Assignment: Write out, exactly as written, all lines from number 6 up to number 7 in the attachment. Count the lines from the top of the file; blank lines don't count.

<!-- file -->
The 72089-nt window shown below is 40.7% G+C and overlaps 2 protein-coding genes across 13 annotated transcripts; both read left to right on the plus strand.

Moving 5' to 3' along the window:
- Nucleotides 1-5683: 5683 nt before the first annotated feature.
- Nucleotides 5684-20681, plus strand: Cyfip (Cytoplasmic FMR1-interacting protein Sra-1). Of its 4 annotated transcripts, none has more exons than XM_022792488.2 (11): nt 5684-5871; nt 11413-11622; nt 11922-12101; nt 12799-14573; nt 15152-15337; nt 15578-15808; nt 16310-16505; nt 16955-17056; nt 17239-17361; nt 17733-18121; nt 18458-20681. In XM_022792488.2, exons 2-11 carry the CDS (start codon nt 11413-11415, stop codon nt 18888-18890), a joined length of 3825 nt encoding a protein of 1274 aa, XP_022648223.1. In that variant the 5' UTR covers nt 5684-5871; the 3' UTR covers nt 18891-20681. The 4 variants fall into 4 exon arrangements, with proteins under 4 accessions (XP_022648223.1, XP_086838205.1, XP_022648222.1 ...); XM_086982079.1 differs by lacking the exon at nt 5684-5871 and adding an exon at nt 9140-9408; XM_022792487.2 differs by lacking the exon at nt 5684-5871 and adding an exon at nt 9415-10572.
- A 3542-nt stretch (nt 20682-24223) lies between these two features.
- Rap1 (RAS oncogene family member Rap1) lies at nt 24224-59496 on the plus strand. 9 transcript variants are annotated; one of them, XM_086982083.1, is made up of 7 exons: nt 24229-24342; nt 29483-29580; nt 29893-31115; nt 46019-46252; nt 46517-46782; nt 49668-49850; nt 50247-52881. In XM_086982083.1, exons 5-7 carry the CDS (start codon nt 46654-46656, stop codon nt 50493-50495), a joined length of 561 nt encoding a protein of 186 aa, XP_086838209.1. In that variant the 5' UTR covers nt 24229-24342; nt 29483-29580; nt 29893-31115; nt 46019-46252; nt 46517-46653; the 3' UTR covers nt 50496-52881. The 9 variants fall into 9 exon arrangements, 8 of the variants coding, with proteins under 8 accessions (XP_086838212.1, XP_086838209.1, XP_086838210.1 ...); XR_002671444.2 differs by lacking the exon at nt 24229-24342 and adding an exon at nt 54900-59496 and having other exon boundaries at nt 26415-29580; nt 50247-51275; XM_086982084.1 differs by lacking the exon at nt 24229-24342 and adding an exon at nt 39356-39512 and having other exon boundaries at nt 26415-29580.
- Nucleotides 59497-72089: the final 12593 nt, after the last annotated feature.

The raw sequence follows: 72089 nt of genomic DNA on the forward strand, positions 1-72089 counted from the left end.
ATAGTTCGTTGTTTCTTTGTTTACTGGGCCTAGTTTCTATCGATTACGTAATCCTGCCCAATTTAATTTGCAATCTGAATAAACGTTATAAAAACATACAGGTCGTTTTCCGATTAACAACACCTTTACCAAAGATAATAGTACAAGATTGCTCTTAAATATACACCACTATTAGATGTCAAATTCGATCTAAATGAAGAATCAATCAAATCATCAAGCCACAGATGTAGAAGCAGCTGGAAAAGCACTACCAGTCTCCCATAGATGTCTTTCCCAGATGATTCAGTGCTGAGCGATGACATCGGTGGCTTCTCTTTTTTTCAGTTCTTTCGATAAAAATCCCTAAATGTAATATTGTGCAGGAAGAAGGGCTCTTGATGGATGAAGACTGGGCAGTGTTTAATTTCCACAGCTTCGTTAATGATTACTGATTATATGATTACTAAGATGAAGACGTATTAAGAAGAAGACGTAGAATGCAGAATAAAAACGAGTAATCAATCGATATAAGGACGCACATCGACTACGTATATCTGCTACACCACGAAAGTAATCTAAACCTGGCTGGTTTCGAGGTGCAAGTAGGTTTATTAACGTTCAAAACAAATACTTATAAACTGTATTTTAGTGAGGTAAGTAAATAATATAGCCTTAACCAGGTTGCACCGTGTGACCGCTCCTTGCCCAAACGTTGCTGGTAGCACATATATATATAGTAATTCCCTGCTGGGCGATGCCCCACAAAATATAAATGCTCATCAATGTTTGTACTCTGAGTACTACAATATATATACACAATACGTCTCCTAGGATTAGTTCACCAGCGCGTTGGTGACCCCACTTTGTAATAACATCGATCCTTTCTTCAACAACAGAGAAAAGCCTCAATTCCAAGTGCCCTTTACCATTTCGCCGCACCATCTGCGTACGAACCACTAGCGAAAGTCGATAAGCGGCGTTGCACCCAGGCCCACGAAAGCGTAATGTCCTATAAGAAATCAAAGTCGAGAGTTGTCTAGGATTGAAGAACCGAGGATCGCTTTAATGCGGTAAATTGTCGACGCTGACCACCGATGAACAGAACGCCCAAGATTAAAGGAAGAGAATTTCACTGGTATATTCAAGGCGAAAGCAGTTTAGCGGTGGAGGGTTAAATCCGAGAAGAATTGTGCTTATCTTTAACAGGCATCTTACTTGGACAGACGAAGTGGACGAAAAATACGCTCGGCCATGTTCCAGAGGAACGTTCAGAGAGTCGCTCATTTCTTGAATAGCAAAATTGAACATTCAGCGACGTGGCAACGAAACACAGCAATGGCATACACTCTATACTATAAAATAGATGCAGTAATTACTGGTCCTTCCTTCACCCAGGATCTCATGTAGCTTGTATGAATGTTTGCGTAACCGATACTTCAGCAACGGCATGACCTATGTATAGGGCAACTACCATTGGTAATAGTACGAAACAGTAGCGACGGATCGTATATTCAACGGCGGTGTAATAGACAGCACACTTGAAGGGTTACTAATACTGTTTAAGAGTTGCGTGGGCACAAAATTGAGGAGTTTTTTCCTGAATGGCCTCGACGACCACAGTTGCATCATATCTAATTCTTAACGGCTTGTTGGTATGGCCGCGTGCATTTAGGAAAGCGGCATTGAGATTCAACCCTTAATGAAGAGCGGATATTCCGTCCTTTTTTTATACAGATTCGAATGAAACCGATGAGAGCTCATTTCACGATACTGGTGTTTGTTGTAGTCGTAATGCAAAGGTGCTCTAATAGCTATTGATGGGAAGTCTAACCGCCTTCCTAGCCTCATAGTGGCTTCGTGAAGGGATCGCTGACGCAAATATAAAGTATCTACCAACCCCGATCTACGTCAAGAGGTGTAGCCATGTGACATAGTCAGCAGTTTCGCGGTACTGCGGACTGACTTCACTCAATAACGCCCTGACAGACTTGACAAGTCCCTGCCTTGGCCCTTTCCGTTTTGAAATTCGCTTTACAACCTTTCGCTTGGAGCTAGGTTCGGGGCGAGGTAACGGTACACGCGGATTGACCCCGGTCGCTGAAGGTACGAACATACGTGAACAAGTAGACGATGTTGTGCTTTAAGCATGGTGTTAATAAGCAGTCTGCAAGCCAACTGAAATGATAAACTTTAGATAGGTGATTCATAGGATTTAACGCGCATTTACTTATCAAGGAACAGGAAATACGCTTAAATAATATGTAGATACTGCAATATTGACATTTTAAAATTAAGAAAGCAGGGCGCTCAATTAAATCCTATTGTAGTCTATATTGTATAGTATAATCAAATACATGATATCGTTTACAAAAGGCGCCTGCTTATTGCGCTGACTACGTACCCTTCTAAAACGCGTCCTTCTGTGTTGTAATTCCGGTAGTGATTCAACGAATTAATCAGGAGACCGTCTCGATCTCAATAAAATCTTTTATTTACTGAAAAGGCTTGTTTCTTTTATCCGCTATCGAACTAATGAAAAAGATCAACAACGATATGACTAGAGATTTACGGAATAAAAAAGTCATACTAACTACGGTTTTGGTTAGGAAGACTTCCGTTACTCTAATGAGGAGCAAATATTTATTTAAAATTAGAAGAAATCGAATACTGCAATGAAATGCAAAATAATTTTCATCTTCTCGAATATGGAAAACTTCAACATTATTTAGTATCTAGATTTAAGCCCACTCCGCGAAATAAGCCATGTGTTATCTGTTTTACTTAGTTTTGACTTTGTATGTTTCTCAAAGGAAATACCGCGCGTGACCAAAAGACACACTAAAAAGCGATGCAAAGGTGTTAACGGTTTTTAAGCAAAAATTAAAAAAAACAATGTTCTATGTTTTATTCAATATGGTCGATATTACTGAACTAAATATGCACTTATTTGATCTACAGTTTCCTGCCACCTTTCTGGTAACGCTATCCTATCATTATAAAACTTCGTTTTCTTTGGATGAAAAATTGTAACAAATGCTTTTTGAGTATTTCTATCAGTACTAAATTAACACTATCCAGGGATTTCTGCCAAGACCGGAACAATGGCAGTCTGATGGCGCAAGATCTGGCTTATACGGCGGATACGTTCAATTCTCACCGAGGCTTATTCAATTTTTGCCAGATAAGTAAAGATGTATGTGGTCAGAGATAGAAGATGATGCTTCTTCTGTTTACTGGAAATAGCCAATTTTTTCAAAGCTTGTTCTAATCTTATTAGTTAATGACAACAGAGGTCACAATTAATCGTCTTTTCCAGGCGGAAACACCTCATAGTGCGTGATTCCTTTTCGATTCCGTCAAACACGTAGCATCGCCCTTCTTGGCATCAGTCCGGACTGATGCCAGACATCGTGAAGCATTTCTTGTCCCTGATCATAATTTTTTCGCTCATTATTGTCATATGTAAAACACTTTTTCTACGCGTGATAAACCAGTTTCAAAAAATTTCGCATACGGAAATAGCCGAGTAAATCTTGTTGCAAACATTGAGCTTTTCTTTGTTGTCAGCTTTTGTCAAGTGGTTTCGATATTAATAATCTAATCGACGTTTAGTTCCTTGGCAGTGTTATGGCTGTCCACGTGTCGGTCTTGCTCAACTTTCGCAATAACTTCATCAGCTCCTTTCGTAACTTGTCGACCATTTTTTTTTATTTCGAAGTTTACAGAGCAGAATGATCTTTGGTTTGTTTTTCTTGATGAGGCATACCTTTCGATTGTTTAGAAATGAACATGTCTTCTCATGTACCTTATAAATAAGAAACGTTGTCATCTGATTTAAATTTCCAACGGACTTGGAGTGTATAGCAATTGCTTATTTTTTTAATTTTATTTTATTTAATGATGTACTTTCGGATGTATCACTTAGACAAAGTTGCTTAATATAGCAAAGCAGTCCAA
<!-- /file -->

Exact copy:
- Rap1 (RAS oncogene family member Rap1) lies at nt 24224-59496 on the plus strand. 9 transcript variants are annotated; one of them, XM_086982083.1, is made up of 7 exons: nt 24229-24342; nt 29483-29580; nt 29893-31115; nt 46019-46252; nt 46517-46782; nt 49668-49850; nt 50247-52881. In XM_086982083.1, exons 5-7 carry the CDS (start codon nt 46654-46656, stop codon nt 50493-50495), a joined length of 561 nt encoding a protein of 186 aa, XP_086838209.1. In that variant the 5' UTR covers nt 24229-24342; nt 29483-29580; nt 29893-31115; nt 46019-46252; nt 46517-46653; the 3' UTR covers nt 50496-52881. The 9 variants fall into 9 exon arrangements, 8 of the variants coding, with proteins under 8 accessions (XP_086838212.1, XP_086838209.1, XP_086838210.1 ...); XR_002671444.2 differs by lacking the exon at nt 24229-24342 and adding an exon at nt 54900-59496 and having other exon boundaries at nt 26415-29580; nt 50247-51275; XM_086982084.1 differs by lacking the exon at nt 24229-24342 and adding an exon at nt 39356-39512 and having other exon boundaries at nt 26415-29580.
- Nucleotides 59497-72089: the final 12593 nt, after the last annotated feature.